With the advent of online advanced nursing education, the demand for preceptors has skyrocketed. Many students spend months calling around for a preceptor to no avail. Plenty of primary care clinics are, booked full of students, a year or two in advance. To offset the demand some practices and health care practitioners have begun charging students for time spent precepting in their clinics. Thus, herein lies “an elephant in the room”: is it ethical for clinics to require payment for nursing practicums? Sadly, there is no straightforward answer to this question; yet among students there are two schools of thought.
One school of thought: “It’s unethical to pay for a clinical rotation. Why would I pay for something that a person should do out of the goodness of their heart?”
Central to any health profession is service. This act of unselfish kindness and generosity bears meaning to one’s career and, above all, sustain and dignify the future of others. In this instance, a pupil in need of mentoring isn’t too lowly for the time and attention necessitating growth. Unselfish service is marked by giving freely without expecting anything in return, as explained within an excerpt from the Hippocratic Oath, “To hold him who taught me this art equally dear to me as my parents, to be a partner in life with him, and to fulfill his needs when required; to look upon his offspring as equals to my own siblings, and to teach them this art, if they shall wish to learn it, without fee or contract…”
Second school of thought: “You’re paying for your education just as you would in a classroom environment.”
Some clinics are charging a minimum of $200 per week for a practicum experience. Which translates into $1,600 – $2,000 for an eight to ten week session. However, not all clinical sites are created equally. Some preceptors allow the pupils to independently see patients and afterwards they confer to execute a treatment plan for the individuals. Alternatively, other preceptors adopt a “hands off” approach and throw the student “out to the wolves” with little to no experience. How can schools of nursing solve this burgeoning problem?
Graduate nursing clinical rotations should be regulated by an accreditation body, such as the Commission on Collegiate Nursing Education (CCNE). Program effectiveness, assessment, and achievement of program outcomes are addressed within CCNE’s Standards for Accreditation. Presumptive regulation of graduate nursing clinical sites should be addressed under section IV – B, “program completion rates demonstrate program effectiveness”. How effective is the nursing program if students are not graduating due to sparse clinical sites? The school of nursing should be held accountable to help their students find practicum placement. If a large percentage of pupils are unable to complete the program of study due to insufficient assistance with securing a preceptor, a mandate should be place upon the school of nursing to provide a written explanation and analysis along with a plan of action for improvement before re-accreditation is approved for the graduate nursing program.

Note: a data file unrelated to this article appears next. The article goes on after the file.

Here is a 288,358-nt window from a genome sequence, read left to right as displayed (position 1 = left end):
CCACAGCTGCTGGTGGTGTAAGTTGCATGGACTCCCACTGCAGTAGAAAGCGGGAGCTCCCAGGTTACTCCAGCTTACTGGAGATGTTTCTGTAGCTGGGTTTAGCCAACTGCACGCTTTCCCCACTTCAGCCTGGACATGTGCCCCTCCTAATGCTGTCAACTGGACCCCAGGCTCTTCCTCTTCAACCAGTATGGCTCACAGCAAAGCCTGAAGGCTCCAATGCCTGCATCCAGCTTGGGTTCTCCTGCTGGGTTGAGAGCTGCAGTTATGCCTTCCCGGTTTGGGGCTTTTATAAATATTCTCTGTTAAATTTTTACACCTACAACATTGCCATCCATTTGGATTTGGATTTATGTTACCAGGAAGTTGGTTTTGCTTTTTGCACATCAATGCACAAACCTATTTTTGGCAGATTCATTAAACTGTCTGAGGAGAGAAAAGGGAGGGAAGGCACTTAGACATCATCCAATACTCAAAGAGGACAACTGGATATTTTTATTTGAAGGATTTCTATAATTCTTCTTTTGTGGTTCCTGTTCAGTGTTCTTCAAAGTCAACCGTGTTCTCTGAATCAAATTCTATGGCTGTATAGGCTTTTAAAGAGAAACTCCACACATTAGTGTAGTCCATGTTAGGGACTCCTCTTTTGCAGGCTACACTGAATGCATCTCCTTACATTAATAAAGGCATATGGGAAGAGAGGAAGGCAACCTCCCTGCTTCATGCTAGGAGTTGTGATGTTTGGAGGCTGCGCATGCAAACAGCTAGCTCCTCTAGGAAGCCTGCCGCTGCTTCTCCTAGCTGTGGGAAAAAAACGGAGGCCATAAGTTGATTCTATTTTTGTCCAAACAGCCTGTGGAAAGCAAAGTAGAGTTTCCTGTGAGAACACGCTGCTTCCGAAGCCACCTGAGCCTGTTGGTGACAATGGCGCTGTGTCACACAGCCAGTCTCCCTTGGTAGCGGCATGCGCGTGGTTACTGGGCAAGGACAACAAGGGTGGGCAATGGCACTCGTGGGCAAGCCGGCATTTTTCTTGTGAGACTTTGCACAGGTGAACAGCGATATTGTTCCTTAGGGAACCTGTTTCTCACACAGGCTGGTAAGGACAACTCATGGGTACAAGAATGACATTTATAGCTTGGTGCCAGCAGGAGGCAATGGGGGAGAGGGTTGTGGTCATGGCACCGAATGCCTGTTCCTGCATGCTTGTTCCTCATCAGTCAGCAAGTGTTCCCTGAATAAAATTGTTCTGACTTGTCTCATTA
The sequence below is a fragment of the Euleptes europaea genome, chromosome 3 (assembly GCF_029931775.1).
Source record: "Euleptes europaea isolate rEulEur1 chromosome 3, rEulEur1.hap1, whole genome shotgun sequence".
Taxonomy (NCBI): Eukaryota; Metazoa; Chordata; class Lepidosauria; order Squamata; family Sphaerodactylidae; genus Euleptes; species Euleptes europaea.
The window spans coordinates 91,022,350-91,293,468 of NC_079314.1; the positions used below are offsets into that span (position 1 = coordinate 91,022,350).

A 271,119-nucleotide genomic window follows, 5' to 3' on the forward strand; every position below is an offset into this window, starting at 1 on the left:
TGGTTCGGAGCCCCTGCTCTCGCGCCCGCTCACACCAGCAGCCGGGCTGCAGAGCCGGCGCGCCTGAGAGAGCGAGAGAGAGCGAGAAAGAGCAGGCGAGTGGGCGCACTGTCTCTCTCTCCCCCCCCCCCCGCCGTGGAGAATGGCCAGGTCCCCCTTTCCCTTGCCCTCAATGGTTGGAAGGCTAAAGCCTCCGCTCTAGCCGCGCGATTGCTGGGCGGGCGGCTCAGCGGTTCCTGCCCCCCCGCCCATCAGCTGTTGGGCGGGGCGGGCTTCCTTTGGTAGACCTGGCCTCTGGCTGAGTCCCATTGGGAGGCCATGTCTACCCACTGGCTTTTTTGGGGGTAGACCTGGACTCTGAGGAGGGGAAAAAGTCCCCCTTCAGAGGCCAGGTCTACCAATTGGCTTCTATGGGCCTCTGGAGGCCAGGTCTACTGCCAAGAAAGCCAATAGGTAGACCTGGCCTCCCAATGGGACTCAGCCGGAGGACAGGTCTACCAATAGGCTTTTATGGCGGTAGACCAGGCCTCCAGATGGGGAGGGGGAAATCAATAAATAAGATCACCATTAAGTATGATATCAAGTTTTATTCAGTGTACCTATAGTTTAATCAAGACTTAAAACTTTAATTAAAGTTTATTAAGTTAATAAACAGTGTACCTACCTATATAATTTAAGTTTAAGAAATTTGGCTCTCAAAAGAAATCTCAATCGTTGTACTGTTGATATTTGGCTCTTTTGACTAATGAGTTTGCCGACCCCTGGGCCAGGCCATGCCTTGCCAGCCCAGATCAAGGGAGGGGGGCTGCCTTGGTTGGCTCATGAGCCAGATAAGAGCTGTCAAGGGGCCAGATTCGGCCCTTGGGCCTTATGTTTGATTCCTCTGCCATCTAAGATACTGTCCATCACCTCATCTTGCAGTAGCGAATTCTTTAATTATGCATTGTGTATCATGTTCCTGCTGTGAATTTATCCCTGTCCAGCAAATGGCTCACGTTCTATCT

Ms. Brown is an Atlanta-based professional nurse who has worked on various inpatient units. She also has experience as a float pool and travel nurse. Ms. Brown hails from Milledgeville, Ga, a small town 90 miles southeast of Atlanta, Ga. In December 2009, Ms. Brown graduated from Mercer University with a Bachelor of Science in nursing degree. Currently, she is enrolled at Chamberlain College of Nursing obtaining her Masters of Science in nursing degree. Ms. Brown is a proud member of Zeta Phi Beta Sorority, Inc. Advocacy and writing are two of Ms. Brown’s passions. To satisfy her desires of writing and advocacy “Musings of a Bedside Nurse” a healthcare blog was created by Ms. Brown to initiate an open dialogue about issues within healthcare that affect other nurses. She is active within several professional nursing organizations.